Tag Archives: a to z challenge

R is for Realism

R

Realism can mean different things to different people, and some people seem to think it doesn’t matter at all in science fiction and fantasy. Especially fantasy since the definition of the genre requires things that aren’t possible in reality.

But then there are just as many who insist on the opposite, and think everything in fiction has to have a basis in reality. Even though I have “magic” with a “scientific” explanation in my own work, I don’t agree with this.

No, the way I see it is this. Explicit fantasy elements are just that; explicitly unrealistic. But everything else in the story, things that actually exist in real life, should still be held to realism. For example, Superman can be strong enough to lift a plane with one hand; but the plane shouldn’t be strong enough to support it’s entire weight on an area the size of a hand.

P is for Project Quintessence

P

This isn’t the first time I’ve mentioned it this month, but I’ve almost finished my first novel, which will be the first in a series called Project Quintessence. The working subtitle for this one is still Hearts of Fire.

You could think of it as “portal fantasy” in reverse; a young woman from a steampunk/fantasy world is transported to a world much more like ours…but it doesn’t stay like ours for long, because contact with other world causes changes in what is and isn’t possible. Like I’ve said before, magic, monsters, and mecha.

I’ve never really seen poly relationships in YA before, so it might stand out some in that respect. Hey, “portal fantasy” and “polyamory” also start with ‘P’.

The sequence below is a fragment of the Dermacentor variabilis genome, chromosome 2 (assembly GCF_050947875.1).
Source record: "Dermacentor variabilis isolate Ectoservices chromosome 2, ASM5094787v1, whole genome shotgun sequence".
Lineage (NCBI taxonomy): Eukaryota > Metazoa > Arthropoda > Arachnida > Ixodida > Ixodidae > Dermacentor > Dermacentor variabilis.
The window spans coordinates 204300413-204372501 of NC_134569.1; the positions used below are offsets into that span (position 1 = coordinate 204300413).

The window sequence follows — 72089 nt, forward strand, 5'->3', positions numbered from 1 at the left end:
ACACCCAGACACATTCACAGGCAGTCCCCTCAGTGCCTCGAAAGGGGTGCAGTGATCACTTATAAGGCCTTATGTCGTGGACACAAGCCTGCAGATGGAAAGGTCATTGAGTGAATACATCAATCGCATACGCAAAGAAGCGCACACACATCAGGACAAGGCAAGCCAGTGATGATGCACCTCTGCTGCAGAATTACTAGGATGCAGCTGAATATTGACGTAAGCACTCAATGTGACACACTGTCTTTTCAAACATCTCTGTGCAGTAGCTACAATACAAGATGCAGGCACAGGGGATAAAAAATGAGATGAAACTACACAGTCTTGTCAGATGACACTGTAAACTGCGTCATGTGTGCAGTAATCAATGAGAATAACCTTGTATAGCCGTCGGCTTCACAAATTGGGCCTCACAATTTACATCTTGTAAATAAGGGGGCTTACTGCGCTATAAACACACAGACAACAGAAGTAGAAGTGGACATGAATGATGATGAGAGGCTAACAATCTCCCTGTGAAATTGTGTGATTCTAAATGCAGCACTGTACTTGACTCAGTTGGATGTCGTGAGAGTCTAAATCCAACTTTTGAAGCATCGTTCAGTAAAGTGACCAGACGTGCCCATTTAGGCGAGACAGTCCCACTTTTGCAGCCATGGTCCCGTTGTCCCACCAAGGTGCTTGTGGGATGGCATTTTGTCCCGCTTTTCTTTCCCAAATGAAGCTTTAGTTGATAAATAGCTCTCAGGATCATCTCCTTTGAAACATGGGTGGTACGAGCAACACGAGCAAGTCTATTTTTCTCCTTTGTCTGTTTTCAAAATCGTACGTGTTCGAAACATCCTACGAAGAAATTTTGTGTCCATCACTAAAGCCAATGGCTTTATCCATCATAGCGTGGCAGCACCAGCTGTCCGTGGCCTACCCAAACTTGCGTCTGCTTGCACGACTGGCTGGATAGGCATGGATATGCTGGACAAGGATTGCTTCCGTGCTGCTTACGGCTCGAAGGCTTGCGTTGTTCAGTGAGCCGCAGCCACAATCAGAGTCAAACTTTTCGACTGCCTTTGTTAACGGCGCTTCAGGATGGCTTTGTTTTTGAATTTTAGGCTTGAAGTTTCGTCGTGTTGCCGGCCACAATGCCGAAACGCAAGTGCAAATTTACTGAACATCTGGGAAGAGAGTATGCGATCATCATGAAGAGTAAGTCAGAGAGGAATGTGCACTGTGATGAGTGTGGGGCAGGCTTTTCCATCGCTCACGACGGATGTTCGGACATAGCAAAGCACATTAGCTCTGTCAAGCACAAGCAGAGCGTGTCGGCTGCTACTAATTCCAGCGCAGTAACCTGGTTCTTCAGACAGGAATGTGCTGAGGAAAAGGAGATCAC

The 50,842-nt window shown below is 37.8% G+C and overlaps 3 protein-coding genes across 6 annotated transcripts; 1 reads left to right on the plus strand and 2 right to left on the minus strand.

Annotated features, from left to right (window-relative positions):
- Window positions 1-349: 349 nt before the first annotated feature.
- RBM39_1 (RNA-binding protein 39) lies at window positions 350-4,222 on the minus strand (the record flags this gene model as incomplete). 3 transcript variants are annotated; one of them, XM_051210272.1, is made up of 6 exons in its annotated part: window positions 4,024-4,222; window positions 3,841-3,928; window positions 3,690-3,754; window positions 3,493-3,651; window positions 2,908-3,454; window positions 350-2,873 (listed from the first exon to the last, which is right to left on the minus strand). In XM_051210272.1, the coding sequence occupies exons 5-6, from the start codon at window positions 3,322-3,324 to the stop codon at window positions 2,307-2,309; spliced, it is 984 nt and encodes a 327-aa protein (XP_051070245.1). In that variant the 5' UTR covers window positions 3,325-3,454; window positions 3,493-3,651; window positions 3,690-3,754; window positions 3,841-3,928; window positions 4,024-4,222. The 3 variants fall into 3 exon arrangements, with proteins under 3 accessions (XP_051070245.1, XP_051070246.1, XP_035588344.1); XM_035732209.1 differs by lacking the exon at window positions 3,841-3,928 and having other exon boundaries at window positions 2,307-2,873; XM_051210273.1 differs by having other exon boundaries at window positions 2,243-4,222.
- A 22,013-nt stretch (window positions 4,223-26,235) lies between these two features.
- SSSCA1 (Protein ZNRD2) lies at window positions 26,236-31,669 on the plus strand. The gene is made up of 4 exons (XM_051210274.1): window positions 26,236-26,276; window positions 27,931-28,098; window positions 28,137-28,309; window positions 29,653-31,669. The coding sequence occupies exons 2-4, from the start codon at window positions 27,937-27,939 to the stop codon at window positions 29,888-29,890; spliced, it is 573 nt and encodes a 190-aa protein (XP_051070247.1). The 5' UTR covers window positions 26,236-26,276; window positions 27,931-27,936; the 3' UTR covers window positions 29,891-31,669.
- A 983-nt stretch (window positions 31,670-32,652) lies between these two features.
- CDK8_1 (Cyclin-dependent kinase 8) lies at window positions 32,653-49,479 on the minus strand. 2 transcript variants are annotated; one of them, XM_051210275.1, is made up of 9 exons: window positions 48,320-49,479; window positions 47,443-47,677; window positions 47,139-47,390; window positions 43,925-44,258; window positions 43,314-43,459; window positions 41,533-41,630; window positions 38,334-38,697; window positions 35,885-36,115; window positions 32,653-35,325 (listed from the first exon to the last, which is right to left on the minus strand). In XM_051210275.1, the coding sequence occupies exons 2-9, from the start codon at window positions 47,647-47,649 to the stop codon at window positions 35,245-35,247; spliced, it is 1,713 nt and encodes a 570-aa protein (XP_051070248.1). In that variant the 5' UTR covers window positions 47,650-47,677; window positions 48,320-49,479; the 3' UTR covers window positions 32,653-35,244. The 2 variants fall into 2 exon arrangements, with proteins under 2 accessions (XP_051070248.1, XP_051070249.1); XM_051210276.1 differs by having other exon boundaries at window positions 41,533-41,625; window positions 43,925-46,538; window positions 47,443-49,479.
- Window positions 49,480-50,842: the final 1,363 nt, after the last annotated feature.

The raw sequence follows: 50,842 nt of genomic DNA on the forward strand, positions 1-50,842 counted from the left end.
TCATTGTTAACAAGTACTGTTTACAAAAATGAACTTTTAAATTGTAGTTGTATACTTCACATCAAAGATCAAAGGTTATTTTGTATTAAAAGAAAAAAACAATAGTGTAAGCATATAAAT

M is for Monster

M

What exactly is the definition of a monster? I mean the “big destructive creature” kind of monster, not the “really evil person” kind. I think it’s a little questionable whether it’s ever okay for a natural animal, even in a supernatural setting, to be portrayed as a “monster” in the sense of it being okay to kill it without considering other options; I can’t deny that I like some of the classic ones that don’t make much sense to be anything other than animals, but I’d prefer to make them more like, well, animals. For truly monstrous monsters, I’d go with demons or with artificial creatures, depending on the setting.

For Project Quintessence, the villain Ashroth relies partially on created monsters that aren’t even made of normal matter; the alien nature is probably why I made many of them tend to be otherworldly tentacled creatures, but some of them are dragonlike as well.

L is for Lilith

L

I haven’t posted any fiction in a while. Here’s a short story.

 

Lilith

              Jason held his infant daughter in his hands and asked her a question he hardly expected her to answer. “How am I going to explain you to my wife?”

              The baby reached up and grabbed his nose. Jason sighed. “Maybe it won’t matter. Maybe there’s no way anyone could fail to love you. You are the cutest baby in the world. You know that, right?” She giggled at that, or maybe it was just gas.

              Jason heard the sound of a car pulling into the driveway outside. That would be Helen. He sat the baby down and ran to meet her at the door. He didn’t know where to start explaining and just wordlessly helped her with the groceries.

Continue reading L is for Lilith

J is for Japan

J

I blog about Japanese popular culture a lot, but I haven’t said that much about the country itself. I’ve actually always thought it was a pretty interesting place since well before I got into anime fandom.

I particularly like Japanese mythology, folklore, fairy tales, and ghost stories. Magic foxes that can take human shape, princesses from the moon, objects that come to life and become vengeful after being thrown out, things like that. You can see how influential some of these stories are, but they’re all very interesting in their own right as well.